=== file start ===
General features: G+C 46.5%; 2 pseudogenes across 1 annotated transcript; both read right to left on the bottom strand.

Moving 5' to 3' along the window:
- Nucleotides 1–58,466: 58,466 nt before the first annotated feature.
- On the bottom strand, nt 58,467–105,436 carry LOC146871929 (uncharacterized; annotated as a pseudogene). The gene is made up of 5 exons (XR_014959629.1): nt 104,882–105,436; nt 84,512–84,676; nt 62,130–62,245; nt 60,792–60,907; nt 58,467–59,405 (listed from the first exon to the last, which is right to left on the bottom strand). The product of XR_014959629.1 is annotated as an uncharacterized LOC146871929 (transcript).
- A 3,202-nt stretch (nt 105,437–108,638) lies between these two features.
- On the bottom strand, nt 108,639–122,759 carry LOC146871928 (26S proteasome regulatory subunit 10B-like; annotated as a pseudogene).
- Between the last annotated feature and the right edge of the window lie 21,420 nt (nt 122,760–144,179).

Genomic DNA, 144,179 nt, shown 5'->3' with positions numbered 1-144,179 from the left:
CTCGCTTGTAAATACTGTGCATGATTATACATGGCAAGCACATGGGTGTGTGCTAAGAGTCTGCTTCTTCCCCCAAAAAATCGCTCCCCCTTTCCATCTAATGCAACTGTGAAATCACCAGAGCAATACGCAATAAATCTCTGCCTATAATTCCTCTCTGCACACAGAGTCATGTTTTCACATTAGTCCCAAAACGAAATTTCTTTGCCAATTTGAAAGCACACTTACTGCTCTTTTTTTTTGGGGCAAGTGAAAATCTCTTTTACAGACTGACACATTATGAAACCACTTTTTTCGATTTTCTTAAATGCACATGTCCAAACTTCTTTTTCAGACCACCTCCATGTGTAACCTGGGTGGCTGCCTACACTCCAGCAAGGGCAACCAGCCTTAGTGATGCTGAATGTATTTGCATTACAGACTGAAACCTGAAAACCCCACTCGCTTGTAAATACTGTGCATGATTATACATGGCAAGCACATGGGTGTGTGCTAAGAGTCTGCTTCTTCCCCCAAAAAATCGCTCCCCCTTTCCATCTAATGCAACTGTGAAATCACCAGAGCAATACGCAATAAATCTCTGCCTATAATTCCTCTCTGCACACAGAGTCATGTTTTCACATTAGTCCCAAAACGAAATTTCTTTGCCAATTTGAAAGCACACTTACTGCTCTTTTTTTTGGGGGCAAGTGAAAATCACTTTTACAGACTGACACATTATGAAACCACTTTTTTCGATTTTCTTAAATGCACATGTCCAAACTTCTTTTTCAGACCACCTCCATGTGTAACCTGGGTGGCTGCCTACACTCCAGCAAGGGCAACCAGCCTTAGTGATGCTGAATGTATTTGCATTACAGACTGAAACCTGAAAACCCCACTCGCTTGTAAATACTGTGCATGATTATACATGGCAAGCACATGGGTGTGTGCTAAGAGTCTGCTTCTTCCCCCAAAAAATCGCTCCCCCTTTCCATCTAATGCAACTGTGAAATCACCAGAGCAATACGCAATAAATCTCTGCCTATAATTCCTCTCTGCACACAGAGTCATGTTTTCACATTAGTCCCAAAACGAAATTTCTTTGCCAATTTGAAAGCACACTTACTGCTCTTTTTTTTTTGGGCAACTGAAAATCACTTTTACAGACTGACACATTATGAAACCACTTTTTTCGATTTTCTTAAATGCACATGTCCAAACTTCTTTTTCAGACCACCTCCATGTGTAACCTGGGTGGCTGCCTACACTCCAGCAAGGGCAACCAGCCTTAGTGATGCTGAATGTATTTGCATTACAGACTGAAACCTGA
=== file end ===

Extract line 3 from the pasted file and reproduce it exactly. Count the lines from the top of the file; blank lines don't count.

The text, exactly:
- Nucleotides 1–58,466: 58,466 nt before the first annotated feature.